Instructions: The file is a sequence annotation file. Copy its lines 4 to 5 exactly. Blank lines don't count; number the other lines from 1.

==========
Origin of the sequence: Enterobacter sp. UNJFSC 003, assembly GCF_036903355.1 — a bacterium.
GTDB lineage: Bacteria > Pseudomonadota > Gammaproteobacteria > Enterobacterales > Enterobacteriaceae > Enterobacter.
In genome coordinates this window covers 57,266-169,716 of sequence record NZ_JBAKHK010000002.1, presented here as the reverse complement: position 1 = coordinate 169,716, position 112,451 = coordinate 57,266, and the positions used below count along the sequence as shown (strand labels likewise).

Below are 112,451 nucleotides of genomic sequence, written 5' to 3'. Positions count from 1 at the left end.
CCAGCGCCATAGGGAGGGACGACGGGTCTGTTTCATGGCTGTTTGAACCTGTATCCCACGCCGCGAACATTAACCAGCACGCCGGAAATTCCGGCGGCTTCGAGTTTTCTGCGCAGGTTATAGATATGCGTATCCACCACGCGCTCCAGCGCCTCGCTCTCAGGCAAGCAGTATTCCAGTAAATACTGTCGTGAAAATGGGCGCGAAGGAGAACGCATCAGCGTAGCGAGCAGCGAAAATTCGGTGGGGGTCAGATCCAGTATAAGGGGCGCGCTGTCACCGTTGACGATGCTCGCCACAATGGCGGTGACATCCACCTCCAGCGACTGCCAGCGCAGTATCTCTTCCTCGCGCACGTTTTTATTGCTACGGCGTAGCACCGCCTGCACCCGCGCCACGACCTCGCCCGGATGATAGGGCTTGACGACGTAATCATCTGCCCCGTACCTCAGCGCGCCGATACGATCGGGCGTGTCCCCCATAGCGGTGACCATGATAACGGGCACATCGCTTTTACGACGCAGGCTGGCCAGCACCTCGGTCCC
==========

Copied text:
Below are 112,451 nucleotides of genomic sequence, written 5' to 3'. Positions count from 1 at the left end.
CCAGCGCCATAGGGAGGGACGACGGGTCTGTTTCATGGCTGTTTGAACCTGTATCCCACGCCGCGAACATTAACCAGCACGCCGGAAATTCCGGCGGCTTCGAGTTTTCTGCGCAGGTTATAGATATGCGTATCCACCACGCGCTCCAGCGCCTCGCTCTCAGGCAAGCAGTATTCCAGTAAATACTGTCGTGAAAATGGGCGCGAAGGAGAACGCATCAGCGTAGCGAGCAGCGAAAATTCGGTGGGGGTCAGATCCAGTATAAGGGGCGCGCTGTCACCGTTGACGATGCTCGCCACAATGGCGGTGACATCCACCTCCAGCGACTGCCAGCGCAGTATCTCTTCCTCGCGCACGTTTTTATTGCTACGGCGTAGCACCGCCTGCACCCGCGCCACGACCTCGCCCGGATGATAGGGCTTGACGACGTAATCATCTGCCCCGTACCTCAGCGCGCCGATACGATCGGGCGTGTCCCCCATAGCGGTGACCATGATAACGGGCACATCGCTTTTACGACGCAGGCTGGCCAGCACCTCGGTCCC